Sometimes finding a defendant goes beyond them possibly evading service. There are many times in which a skip trace is advised or requested in order to find current or more recent information on a defendant. A skip trace will produce various records of those who have the same or similar name, so identifying numbers such as a social security number or birthday helps when narrowing down results.
A skip trace can be useful when a defendant has moved around a few times in a few years or when only a work address if known. When a skip trace is requested, we are able to collect various pieces of information that includes recent addresses where the defendant could be living. A process server will use the information to attempt further contact and service upon a defendant.
It is important to be sure to give the process serving company all of the information that you may have that will always aid in finding information are personal identifiers. These include a full name, age, gender, date of birth, SSN, and the last known address. When we use a database to help search, all information won’t be used in order to make sure the search results aren’t too narrow. We may also ask for proximity identifiers, such as a family member, vehicle information, city and state of residence and an email address. While these aren’t included in the first set of information we draw from, they can also bring a wider variety of information.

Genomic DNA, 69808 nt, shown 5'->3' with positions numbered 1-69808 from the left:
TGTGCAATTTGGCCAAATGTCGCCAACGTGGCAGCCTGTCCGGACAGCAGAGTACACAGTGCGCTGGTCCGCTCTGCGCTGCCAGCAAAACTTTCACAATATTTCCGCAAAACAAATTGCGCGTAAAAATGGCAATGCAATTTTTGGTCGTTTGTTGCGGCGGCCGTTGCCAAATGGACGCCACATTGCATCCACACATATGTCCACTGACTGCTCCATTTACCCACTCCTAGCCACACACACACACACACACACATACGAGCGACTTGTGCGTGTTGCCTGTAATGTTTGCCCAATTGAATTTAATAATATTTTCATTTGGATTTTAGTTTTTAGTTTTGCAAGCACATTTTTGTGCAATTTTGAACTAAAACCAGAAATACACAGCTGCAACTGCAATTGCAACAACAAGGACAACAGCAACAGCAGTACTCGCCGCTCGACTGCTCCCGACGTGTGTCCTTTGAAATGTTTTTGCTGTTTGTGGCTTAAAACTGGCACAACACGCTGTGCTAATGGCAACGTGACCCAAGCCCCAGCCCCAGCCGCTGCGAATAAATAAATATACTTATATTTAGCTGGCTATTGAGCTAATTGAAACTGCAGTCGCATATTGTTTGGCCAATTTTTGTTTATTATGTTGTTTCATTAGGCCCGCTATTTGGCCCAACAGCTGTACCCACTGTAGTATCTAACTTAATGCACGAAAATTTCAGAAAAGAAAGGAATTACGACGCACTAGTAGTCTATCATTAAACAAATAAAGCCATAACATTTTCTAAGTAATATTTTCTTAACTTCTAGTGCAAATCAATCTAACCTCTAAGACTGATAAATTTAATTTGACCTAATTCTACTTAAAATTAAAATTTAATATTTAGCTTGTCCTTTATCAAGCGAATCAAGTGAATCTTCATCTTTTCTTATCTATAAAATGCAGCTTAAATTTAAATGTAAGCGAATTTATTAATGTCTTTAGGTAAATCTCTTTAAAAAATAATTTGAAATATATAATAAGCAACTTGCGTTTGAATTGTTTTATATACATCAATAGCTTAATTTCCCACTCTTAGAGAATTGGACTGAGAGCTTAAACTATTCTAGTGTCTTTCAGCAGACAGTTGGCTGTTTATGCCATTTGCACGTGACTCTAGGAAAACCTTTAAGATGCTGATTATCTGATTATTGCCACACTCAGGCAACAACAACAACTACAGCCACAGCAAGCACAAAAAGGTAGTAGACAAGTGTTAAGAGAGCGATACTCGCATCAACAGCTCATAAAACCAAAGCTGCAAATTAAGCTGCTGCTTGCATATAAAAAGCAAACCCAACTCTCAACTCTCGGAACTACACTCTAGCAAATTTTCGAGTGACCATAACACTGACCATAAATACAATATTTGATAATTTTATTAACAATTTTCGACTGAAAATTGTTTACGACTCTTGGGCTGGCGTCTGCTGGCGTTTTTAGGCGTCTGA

We know it can be hard to have the most accurate information, but when names are misspelled or nicknames are provided instead of the full name, this can account for errors in the search results.
Social media has also become an essential part to skip tracing, as process servers and lawyers can use it to find photos and other identifying information about a defendant or client. These searches can be as simple as a quick check to verify a face or place of employment, to searching groups the defendant frequents, and monitoring how often they are online and active on social media.
This new wealth of information can help a process server to find an additional address in which to attempt service, as well as give a visual of someone they should be looking for. If you find yourself faced with the possibility of not being able to serve your defendant, make sure to ask about skip trace services. You never know what it could dig up.
The biggest mistake a skip tracer can make is trusting that the information they were provided is accurate. Don’t make assumptions!
By: Sarah Kessler